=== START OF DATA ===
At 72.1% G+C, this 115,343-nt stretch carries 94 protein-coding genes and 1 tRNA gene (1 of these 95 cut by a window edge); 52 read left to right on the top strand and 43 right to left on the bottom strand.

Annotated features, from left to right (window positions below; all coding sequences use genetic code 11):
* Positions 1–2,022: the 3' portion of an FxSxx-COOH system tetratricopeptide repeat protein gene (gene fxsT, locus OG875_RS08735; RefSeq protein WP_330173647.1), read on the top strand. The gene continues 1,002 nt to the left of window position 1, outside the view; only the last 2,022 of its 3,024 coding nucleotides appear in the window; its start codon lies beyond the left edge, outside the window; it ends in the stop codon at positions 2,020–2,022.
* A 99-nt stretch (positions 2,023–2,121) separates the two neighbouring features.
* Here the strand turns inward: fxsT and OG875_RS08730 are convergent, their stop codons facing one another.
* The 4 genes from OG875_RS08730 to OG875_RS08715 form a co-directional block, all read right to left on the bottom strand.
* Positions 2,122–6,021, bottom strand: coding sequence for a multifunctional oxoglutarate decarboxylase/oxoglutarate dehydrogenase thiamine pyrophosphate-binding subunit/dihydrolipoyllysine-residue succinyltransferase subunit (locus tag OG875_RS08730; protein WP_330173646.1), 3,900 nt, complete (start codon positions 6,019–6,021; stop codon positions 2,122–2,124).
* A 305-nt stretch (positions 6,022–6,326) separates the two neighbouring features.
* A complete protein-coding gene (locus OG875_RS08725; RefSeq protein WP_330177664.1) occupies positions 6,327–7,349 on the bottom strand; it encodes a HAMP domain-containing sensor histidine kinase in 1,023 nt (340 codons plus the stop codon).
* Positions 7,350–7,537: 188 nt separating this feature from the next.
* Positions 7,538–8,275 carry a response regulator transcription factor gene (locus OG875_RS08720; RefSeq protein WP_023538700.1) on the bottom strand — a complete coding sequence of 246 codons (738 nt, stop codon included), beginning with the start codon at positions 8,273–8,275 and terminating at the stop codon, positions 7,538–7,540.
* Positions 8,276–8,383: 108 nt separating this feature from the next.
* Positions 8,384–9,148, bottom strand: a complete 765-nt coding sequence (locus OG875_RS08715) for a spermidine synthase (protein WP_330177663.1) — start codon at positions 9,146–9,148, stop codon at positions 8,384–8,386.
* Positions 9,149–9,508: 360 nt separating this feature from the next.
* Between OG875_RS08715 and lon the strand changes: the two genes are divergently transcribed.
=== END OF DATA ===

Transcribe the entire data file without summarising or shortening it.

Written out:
At 72.1% G+C, this 115,343-nt stretch carries 94 protein-coding genes and 1 tRNA gene (1 of these 95 cut by a window edge); 52 read left to right on the top strand and 43 right to left on the bottom strand.

Annotated features, from left to right (window positions below; all coding sequences use genetic code 11):
* Positions 1–2,022: the 3' portion of an FxSxx-COOH system tetratricopeptide repeat protein gene (gene fxsT, locus OG875_RS08735; RefSeq protein WP_330173647.1), read on the top strand. The gene continues 1,002 nt to the left of window position 1, outside the view; only the last 2,022 of its 3,024 coding nucleotides appear in the window; its start codon lies beyond the left edge, outside the window; it ends in the stop codon at positions 2,020–2,022.
* A 99-nt stretch (positions 2,023–2,121) separates the two neighbouring features.
* Here the strand turns inward: fxsT and OG875_RS08730 are convergent, their stop codons facing one another.
* The 4 genes from OG875_RS08730 to OG875_RS08715 form a co-directional block, all read right to left on the bottom strand.
* Positions 2,122–6,021, bottom strand: coding sequence for a multifunctional oxoglutarate decarboxylase/oxoglutarate dehydrogenase thiamine pyrophosphate-binding subunit/dihydrolipoyllysine-residue succinyltransferase subunit (locus tag OG875_RS08730; protein WP_330173646.1), 3,900 nt, complete (start codon positions 6,019–6,021; stop codon positions 2,122–2,124).
* A 305-nt stretch (positions 6,022–6,326) separates the two neighbouring features.
* A complete protein-coding gene (locus OG875_RS08725; RefSeq protein WP_330177664.1) occupies positions 6,327–7,349 on the bottom strand; it encodes a HAMP domain-containing sensor histidine kinase in 1,023 nt (340 codons plus the stop codon).
* Positions 7,350–7,537: 188 nt separating this feature from the next.
* Positions 7,538–8,275 carry a response regulator transcription factor gene (locus OG875_RS08720; RefSeq protein WP_023538700.1) on the bottom strand — a complete coding sequence of 246 codons (738 nt, stop codon included), beginning with the start codon at positions 8,273–8,275 and terminating at the stop codon, positions 7,538–7,540.
* Positions 8,276–8,383: 108 nt separating this feature from the next.
* Positions 8,384–9,148, bottom strand: a complete 765-nt coding sequence (locus OG875_RS08715) for a spermidine synthase (protein WP_330177663.1) — start codon at positions 9,146–9,148, stop codon at positions 8,384–8,386.
* Positions 9,149–9,508: 360 nt separating this feature from the next.
* Between OG875_RS08715 and lon the strand changes: the two genes are divergently transcribed.